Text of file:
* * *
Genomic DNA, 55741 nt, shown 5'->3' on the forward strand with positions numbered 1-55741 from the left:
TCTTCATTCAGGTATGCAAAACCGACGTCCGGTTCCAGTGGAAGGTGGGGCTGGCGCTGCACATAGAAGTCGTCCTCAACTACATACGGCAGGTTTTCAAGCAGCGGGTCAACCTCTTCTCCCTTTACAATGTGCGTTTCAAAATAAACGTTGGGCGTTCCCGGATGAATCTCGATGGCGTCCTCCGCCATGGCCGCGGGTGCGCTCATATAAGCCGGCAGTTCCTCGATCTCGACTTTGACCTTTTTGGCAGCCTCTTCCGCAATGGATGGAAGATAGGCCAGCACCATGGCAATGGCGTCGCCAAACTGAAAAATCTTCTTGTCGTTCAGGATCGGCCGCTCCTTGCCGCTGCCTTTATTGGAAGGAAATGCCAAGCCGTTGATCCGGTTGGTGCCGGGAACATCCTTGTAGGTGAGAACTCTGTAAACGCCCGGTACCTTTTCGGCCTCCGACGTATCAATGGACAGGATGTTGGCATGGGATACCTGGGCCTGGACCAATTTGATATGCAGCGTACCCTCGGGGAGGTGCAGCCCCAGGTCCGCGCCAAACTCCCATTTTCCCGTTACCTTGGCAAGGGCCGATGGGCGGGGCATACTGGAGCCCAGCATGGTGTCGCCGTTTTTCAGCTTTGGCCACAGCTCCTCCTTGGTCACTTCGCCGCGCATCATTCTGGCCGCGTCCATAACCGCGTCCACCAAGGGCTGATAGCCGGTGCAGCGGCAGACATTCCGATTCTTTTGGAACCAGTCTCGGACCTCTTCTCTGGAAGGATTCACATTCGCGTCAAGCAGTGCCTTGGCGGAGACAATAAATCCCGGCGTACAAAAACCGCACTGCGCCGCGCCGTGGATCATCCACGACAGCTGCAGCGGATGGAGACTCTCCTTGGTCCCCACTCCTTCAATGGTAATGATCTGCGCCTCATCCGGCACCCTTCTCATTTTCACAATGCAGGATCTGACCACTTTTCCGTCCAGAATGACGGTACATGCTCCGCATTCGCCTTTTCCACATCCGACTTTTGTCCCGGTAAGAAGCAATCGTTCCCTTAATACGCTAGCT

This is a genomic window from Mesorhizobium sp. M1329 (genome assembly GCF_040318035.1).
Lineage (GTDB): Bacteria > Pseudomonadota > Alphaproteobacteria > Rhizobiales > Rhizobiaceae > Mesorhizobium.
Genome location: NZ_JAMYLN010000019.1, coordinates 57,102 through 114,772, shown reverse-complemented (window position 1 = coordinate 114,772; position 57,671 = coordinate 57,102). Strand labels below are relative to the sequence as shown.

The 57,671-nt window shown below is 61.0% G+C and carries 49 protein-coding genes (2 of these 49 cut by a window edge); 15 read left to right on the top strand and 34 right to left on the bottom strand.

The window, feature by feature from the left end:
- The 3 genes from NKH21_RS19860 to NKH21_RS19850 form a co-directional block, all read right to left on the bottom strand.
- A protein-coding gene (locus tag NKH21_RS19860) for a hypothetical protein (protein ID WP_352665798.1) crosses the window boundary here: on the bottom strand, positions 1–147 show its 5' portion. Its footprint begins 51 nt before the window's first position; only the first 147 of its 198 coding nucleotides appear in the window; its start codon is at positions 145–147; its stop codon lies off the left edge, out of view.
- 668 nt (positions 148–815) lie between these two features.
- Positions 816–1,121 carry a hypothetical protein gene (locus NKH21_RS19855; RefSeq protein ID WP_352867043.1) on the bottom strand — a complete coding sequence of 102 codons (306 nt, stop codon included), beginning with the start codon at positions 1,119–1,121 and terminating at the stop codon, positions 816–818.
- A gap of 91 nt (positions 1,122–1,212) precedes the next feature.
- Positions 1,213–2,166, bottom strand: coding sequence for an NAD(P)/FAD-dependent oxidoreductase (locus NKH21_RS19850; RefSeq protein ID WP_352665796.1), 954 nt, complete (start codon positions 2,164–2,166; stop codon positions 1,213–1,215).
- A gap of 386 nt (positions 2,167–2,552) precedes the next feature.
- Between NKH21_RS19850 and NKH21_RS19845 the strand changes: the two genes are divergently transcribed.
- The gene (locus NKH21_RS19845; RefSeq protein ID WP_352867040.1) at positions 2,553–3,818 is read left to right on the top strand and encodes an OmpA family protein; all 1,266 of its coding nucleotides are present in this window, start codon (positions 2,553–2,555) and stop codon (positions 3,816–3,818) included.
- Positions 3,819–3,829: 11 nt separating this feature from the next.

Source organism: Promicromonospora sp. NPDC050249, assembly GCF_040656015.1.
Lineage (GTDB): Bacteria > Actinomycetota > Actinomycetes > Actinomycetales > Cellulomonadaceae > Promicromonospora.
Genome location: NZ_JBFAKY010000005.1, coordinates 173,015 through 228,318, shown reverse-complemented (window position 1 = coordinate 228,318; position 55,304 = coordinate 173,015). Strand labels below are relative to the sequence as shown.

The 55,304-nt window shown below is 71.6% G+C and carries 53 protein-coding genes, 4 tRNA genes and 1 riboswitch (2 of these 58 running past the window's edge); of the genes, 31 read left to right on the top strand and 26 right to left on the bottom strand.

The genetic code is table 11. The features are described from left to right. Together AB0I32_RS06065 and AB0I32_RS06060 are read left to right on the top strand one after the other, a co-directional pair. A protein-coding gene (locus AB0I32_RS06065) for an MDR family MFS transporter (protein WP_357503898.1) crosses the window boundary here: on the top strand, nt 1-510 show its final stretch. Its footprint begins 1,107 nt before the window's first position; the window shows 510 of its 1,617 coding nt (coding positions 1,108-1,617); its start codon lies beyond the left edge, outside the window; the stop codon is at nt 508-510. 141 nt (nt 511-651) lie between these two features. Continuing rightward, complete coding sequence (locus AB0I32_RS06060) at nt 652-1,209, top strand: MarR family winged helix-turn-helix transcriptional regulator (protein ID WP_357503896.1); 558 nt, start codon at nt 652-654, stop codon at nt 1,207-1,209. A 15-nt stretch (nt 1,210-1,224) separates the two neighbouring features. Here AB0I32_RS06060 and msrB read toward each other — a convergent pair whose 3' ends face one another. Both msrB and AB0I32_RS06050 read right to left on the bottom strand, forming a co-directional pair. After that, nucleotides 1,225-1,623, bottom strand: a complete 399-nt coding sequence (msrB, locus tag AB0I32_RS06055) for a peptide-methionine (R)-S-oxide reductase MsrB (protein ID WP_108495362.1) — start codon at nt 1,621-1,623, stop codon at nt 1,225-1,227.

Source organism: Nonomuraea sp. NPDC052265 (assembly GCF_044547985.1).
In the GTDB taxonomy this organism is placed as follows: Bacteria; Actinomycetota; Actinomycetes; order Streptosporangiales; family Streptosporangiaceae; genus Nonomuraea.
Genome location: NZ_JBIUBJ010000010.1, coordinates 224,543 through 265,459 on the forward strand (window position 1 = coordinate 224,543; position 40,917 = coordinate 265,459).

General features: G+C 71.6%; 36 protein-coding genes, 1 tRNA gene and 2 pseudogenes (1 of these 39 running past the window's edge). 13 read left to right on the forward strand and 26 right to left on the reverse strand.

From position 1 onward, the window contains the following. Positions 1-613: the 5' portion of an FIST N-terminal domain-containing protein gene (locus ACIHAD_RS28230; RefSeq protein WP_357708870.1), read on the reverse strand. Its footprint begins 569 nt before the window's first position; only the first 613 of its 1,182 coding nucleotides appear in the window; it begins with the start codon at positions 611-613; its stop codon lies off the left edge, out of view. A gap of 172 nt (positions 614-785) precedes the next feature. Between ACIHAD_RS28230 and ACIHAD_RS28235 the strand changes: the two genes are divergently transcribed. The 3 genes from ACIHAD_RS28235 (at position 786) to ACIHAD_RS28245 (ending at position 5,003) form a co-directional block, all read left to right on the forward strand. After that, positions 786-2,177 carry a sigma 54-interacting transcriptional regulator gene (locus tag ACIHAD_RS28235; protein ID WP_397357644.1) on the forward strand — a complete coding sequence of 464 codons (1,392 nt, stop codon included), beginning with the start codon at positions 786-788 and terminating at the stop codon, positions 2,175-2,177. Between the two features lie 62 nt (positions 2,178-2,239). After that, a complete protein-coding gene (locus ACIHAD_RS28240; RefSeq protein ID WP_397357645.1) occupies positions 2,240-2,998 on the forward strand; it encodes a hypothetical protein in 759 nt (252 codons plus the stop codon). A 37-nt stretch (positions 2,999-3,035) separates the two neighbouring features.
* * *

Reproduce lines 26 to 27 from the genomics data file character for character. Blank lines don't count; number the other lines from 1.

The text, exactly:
General features: G+C 71.6%; 36 protein-coding genes, 1 tRNA gene and 2 pseudogenes (1 of these 39 running past the window's edge). 13 read left to right on the forward strand and 26 right to left on the reverse strand.

From position 1 onward, the window contains the following. Positions 1-613: the 5' portion of an FIST N-terminal domain-containing protein gene (locus ACIHAD_RS28230; RefSeq protein WP_357708870.1), read on the reverse strand. Its footprint begins 569 nt before the window's first position; only the first 613 of its 1,182 coding nucleotides appear in the window; it begins with the start codon at positions 611-613; its stop codon lies off the left edge, out of view. A gap of 172 nt (positions 614-785) precedes the next feature. Between ACIHAD_RS28230 and ACIHAD_RS28235 the strand changes: the two genes are divergently transcribed. The 3 genes from ACIHAD_RS28235 (at position 786) to ACIHAD_RS28245 (ending at position 5,003) form a co-directional block, all read left to right on the forward strand. After that, positions 786-2,177 carry a sigma 54-interacting transcriptional regulator gene (locus tag ACIHAD_RS28235; protein ID WP_397357644.1) on the forward strand — a complete coding sequence of 464 codons (1,392 nt, stop codon included), beginning with the start codon at positions 786-788 and terminating at the stop codon, positions 2,175-2,177. Between the two features lie 62 nt (positions 2,178-2,239). After that, a complete protein-coding gene (locus ACIHAD_RS28240; RefSeq protein ID WP_397357645.1) occupies positions 2,240-2,998 on the forward strand; it encodes a hypothetical protein in 759 nt (252 codons plus the stop codon). A 37-nt stretch (positions 2,999-3,035) separates the two neighbouring features.